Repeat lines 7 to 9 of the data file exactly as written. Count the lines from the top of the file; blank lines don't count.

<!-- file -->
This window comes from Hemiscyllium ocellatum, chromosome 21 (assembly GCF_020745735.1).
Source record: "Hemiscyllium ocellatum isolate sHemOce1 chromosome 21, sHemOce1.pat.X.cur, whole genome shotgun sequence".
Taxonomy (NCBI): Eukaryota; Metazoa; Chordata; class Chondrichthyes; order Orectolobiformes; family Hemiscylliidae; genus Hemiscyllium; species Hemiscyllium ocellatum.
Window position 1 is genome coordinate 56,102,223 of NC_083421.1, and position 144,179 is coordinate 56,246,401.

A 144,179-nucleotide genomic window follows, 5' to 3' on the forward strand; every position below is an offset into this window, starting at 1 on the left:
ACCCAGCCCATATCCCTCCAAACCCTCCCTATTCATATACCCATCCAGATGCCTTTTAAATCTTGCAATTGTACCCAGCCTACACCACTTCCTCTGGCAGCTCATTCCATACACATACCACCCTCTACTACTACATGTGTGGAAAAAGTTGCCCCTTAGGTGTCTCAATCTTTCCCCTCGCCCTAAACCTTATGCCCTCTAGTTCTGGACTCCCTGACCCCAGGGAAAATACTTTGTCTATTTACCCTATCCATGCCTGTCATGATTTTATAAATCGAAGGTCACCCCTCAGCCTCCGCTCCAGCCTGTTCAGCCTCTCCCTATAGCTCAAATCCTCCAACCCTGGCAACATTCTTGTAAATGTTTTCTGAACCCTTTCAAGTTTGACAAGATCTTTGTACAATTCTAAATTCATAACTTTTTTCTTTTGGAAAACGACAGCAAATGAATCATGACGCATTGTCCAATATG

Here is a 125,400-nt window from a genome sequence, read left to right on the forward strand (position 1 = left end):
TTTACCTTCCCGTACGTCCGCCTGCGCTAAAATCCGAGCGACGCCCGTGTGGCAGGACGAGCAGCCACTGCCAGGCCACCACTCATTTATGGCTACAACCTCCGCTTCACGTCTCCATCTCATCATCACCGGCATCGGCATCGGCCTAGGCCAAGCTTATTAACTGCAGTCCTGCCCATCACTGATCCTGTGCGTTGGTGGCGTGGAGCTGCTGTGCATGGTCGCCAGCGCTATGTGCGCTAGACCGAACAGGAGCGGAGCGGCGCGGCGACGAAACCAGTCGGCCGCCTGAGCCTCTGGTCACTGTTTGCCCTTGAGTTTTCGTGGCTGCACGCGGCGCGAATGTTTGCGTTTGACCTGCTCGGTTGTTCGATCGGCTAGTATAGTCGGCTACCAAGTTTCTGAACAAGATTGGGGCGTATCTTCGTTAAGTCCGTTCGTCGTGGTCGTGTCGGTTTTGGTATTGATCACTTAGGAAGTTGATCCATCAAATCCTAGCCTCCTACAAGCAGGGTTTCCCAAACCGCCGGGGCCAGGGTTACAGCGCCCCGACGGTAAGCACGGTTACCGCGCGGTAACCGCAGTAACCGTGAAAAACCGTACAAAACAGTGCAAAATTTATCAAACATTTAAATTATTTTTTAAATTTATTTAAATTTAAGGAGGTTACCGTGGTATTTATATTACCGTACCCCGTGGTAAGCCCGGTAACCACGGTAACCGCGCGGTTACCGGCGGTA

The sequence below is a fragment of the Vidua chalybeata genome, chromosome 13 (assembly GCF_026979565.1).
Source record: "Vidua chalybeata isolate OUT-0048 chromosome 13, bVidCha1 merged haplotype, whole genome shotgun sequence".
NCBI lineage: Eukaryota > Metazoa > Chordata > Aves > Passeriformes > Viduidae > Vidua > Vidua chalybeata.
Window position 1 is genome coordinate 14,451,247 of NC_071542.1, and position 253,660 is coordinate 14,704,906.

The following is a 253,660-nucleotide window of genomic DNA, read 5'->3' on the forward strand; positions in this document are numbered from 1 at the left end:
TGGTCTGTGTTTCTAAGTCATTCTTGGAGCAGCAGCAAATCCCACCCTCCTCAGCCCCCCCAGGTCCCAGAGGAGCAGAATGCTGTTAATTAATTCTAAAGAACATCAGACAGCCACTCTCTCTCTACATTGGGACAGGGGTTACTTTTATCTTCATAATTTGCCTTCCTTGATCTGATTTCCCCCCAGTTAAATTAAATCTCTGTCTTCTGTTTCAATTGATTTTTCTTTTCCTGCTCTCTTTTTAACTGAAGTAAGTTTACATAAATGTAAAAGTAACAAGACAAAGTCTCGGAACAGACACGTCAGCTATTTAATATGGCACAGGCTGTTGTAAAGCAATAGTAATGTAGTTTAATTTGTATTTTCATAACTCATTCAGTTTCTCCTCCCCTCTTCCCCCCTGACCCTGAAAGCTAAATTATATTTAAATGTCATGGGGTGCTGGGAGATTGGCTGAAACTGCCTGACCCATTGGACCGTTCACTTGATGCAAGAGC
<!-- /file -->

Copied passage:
Here is a 125,400-nt window from a genome sequence, read left to right on the forward strand (position 1 = left end):
TTTACCTTCCCGTACGTCCGCCTGCGCTAAAATCCGAGCGACGCCCGTGTGGCAGGACGAGCAGCCACTGCCAGGCCACCACTCATTTATGGCTACAACCTCCGCTTCACGTCTCCATCTCATCATCACCGGCATCGGCATCGGCCTAGGCCAAGCTTATTAACTGCAGTCCTGCCCATCACTGATCCTGTGCGTTGGTGGCGTGGAGCTGCTGTGCATGGTCGCCAGCGCTATGTGCGCTAGACCGAACAGGAGCGGAGCGGCGCGGCGACGAAACCAGTCGGCCGCCTGAGCCTCTGGTCACTGTTTGCCCTTGAGTTTTCGTGGCTGCACGCGGCGCGAATGTTTGCGTTTGACCTGCTCGGTTGTTCGATCGGCTAGTATAGTCGGCTACCAAGTTTCTGAACAAGATTGGGGCGTATCTTCGTTAAGTCCGTTCGTCGTGGTCGTGTCGGTTTTGGTATTGATCACTTAGGAAGTTGATCCATCAAATCCTAGCCTCCTACAAGCAGGGTTTCCCAAACCGCCGGGGCCAGGGTTACAGCGCCCCGACGGTAAGCACGGTTACCGCGCGGTAACCGCAGTAACCGTGAAAAACCGTACAAAACAGTGCAAAATTTATCAAACATTTAAATTATTTTTTAAATTTATTTAAATTTAAGGAGGTTACCGTGGTATTTATATTACCGTACCCCGTGGTAAGCCCGGTAACCACGGTAACCGCGCGGTTACCGGCGGTA

The sequence below is a fragment of the Vidua chalybeata genome, chromosome 13 (assembly GCF_026979565.1).